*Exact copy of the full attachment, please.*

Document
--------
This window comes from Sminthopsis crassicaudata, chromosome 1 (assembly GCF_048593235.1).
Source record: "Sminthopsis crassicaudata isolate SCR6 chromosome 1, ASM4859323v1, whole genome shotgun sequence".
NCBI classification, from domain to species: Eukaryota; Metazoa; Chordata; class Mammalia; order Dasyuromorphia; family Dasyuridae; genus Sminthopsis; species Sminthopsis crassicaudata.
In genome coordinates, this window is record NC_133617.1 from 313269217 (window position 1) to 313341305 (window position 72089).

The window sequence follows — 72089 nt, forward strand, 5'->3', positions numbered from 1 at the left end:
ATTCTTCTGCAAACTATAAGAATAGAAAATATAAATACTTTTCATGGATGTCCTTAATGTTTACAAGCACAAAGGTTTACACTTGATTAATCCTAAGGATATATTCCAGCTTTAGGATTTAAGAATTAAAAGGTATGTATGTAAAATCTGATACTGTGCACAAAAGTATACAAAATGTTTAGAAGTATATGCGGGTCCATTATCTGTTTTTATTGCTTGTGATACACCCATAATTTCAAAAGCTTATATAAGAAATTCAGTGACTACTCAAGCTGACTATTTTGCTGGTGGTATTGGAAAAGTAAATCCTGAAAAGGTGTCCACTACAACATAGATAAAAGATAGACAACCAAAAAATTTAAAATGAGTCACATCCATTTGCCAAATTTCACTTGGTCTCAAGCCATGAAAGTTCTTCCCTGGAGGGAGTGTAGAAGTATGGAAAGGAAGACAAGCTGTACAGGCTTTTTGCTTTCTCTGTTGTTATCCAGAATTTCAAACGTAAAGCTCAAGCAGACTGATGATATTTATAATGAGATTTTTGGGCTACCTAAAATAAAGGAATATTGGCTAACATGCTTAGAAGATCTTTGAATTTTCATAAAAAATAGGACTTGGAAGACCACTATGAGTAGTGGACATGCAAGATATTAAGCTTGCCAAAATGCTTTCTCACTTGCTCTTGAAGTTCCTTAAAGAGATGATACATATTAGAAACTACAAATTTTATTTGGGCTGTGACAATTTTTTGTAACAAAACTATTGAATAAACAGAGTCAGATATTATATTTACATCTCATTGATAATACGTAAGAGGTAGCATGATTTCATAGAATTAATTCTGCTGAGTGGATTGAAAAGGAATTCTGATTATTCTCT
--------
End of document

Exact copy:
This window comes from Sminthopsis crassicaudata, chromosome 1 (assembly GCF_048593235.1).
Source record: "Sminthopsis crassicaudata isolate SCR6 chromosome 1, ASM4859323v1, whole genome shotgun sequence".
NCBI classification, from domain to species: Eukaryota; Metazoa; Chordata; class Mammalia; order Dasyuromorphia; family Dasyuridae; genus Sminthopsis; species Sminthopsis crassicaudata.
In genome coordinates, this window is record NC_133617.1 from 313269217 (window position 1) to 313341305 (window position 72089).

The window sequence follows — 72089 nt, forward strand, 5'->3', positions numbered from 1 at the left end:
ATTCTTCTGCAAACTATAAGAATAGAAAATATAAATACTTTTCATGGATGTCCTTAATGTTTACAAGCACAAAGGTTTACACTTGATTAATCCTAAGGATATATTCCAGCTTTAGGATTTAAGAATTAAAAGGTATGTATGTAAAATCTGATACTGTGCACAAAAGTATACAAAATGTTTAGAAGTATATGCGGGTCCATTATCTGTTTTTATTGCTTGTGATACACCCATAATTTCAAAAGCTTATATAAGAAATTCAGTGACTACTCAAGCTGACTATTTTGCTGGTGGTATTGGAAAAGTAAATCCTGAAAAGGTGTCCACTACAACATAGATAAAAGATAGACAACCAAAAAATTTAAAATGAGTCACATCCATTTGCCAAATTTCACTTGGTCTCAAGCCATGAAAGTTCTTCCCTGGAGGGAGTGTAGAAGTATGGAAAGGAAGACAAGCTGTACAGGCTTTTTGCTTTCTCTGTTGTTATCCAGAATTTCAAACGTAAAGCTCAAGCAGACTGATGATATTTATAATGAGATTTTTGGGCTACCTAAAATAAAGGAATATTGGCTAACATGCTTAGAAGATCTTTGAATTTTCATAAAAAATAGGACTTGGAAGACCACTATGAGTAGTGGACATGCAAGATATTAAGCTTGCCAAAATGCTTTCTCACTTGCTCTTGAAGTTCCTTAAAGAGATGATACATATTAGAAACTACAAATTTTATTTGGGCTGTGACAATTTTTTGTAACAAAACTATTGAATAAACAGAGTCAGATATTATATTTACATCTCATTGATAATACGTAAGAGGTAGCATGATTTCATAGAATTAATTCTGCTGAGTGGATTGAAAAGGAATTCTGATTATTCTCT